Preserving fish populations

Marketable fishing quotas are working in Canada by extending the fishing season and providing more fresh fish to market, according to Laura Jones, formerly of Canada's Fraser Institute.

In her book, "Managing Fish: Ten Case Studies from Canada's Pacific Coast," Jones and co-author Miriam Bixby examine the impact of individual fishing quotas, implemented in 1991. According to the authors:

  • The length of the fishing season increased from 6 days to 214 days, eliminating the incentive for fishermen to work in dangerous weather.

  • The extended length of the fishing season enabled fishermen to sell more live fish (as opposed to frozen) – the percentage of geoduck (a species of large, saltwater clam) sold live has increased over 100 percent since 1989.

  • Individual fishing quotas allow more efficient fishermen to purchase quotas from those who are less efficient, eliminating the need for taxpayers subsidising less efficient production.

    Before enacting individual fishing quotas, previous government attempts at preserving fish included limiting boat size, net size and fishing season.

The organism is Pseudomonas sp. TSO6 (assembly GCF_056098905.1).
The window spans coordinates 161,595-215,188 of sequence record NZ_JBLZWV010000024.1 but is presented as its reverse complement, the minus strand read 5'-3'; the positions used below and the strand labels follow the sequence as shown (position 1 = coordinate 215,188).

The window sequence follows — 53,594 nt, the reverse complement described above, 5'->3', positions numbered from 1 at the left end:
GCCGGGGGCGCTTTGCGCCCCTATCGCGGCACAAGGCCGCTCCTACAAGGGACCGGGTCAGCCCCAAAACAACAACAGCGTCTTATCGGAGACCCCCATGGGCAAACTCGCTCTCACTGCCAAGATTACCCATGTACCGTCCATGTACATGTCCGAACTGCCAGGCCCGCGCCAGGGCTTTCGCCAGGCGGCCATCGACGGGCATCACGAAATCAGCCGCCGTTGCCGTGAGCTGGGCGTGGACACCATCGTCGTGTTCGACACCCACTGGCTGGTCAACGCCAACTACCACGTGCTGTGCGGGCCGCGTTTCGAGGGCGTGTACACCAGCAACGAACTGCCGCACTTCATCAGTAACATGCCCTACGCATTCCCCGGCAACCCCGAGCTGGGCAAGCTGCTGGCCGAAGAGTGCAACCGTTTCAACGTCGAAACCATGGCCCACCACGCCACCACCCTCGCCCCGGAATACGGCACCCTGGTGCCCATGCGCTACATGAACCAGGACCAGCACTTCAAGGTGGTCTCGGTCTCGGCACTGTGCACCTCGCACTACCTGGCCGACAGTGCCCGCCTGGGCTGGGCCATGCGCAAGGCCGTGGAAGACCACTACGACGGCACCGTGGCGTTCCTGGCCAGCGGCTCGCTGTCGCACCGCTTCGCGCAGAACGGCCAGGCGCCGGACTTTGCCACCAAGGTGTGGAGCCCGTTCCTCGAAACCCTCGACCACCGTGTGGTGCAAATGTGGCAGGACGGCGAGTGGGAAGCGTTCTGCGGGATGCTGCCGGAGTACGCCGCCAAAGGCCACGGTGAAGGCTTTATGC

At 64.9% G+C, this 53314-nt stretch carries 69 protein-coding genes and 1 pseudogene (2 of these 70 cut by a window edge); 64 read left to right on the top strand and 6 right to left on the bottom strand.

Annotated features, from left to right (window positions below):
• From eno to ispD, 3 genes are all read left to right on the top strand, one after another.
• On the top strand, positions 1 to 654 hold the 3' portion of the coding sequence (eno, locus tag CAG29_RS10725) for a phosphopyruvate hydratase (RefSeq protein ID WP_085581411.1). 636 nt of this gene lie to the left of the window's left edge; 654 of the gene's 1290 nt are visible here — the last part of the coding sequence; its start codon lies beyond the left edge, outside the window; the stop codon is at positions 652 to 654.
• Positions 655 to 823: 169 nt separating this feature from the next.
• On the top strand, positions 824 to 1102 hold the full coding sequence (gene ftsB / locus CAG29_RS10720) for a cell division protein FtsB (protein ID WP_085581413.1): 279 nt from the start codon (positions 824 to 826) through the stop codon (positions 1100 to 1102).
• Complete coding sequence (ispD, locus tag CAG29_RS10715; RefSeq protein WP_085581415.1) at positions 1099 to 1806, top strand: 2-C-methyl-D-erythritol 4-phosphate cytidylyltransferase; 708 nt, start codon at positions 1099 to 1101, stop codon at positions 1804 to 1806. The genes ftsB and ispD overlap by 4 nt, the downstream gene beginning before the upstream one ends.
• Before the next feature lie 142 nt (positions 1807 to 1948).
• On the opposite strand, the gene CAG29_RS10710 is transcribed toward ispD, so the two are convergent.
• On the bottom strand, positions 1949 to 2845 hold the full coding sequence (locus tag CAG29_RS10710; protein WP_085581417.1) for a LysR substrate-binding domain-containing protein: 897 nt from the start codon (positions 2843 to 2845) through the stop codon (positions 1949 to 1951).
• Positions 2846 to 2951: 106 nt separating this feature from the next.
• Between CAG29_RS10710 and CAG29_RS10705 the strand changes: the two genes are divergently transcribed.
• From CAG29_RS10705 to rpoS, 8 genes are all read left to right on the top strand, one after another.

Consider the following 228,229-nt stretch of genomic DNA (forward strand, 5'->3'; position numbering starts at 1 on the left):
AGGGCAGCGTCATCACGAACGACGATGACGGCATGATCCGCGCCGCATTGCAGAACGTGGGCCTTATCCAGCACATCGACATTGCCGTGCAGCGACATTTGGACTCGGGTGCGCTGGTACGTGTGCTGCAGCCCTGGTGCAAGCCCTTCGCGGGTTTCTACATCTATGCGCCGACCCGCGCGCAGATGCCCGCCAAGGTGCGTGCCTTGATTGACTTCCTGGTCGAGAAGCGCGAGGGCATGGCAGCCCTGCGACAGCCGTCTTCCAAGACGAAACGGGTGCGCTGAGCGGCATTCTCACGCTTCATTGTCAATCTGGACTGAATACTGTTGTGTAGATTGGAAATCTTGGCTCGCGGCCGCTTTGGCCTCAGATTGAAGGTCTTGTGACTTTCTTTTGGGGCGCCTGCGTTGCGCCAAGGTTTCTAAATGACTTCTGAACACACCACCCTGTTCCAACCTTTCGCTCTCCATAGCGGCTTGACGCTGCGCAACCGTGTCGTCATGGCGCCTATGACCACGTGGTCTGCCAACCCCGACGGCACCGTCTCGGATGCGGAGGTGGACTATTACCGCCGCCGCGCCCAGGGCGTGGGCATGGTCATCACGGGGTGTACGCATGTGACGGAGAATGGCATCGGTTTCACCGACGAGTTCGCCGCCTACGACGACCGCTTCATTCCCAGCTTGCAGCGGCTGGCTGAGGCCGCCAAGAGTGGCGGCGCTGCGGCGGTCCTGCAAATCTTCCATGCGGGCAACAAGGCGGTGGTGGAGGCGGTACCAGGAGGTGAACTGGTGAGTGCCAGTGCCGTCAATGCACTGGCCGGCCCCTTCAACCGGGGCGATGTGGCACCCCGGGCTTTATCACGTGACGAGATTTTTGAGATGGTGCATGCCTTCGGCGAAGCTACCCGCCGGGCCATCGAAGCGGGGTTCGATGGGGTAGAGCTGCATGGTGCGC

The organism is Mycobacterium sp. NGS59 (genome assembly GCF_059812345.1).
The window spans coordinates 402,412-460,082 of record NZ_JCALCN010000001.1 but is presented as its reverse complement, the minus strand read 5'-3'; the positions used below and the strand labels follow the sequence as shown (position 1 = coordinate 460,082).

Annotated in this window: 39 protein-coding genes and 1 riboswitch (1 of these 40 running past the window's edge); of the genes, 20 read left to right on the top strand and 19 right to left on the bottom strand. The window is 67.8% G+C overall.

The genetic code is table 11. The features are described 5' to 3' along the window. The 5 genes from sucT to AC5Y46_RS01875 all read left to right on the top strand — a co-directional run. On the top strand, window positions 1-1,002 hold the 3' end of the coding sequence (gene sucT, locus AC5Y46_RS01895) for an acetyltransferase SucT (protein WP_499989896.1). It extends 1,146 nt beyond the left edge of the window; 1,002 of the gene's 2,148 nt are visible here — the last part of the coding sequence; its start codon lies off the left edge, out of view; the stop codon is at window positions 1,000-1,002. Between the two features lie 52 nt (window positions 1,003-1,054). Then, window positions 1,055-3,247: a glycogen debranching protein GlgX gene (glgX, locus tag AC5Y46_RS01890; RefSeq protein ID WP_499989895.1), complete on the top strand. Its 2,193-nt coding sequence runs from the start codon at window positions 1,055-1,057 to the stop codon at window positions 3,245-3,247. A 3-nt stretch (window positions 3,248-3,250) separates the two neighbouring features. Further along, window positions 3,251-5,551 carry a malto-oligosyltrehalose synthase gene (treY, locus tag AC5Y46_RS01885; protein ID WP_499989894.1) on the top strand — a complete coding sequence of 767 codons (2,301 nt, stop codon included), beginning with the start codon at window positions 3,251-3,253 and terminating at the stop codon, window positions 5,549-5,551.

Jones recommends further changes in Canada's fishing policies, including expansion of the individual quota system to include sports fisheries, with allowable trading of quotas between sports and commercial fishermen, and enforcing quota rules in roe herring and other fish industries.

    Source: Jeremy Brown and Kenneth Green, The Art of Fish Management, Fraser Forum, February 2004 and Gordon H. Scott, The Economic Theory of a Common Property Resource: The Fishery, Journal of Political Economy, 1954; and Laura Jones and Miriam Bixby, Managing Fish: Ten Case Studies from Canada's Pacific Coast, Fraser Institute, 2003.

    For text:
    For more on Ocean Policies

    FMF Policy Bulletin/ 13 April 2004
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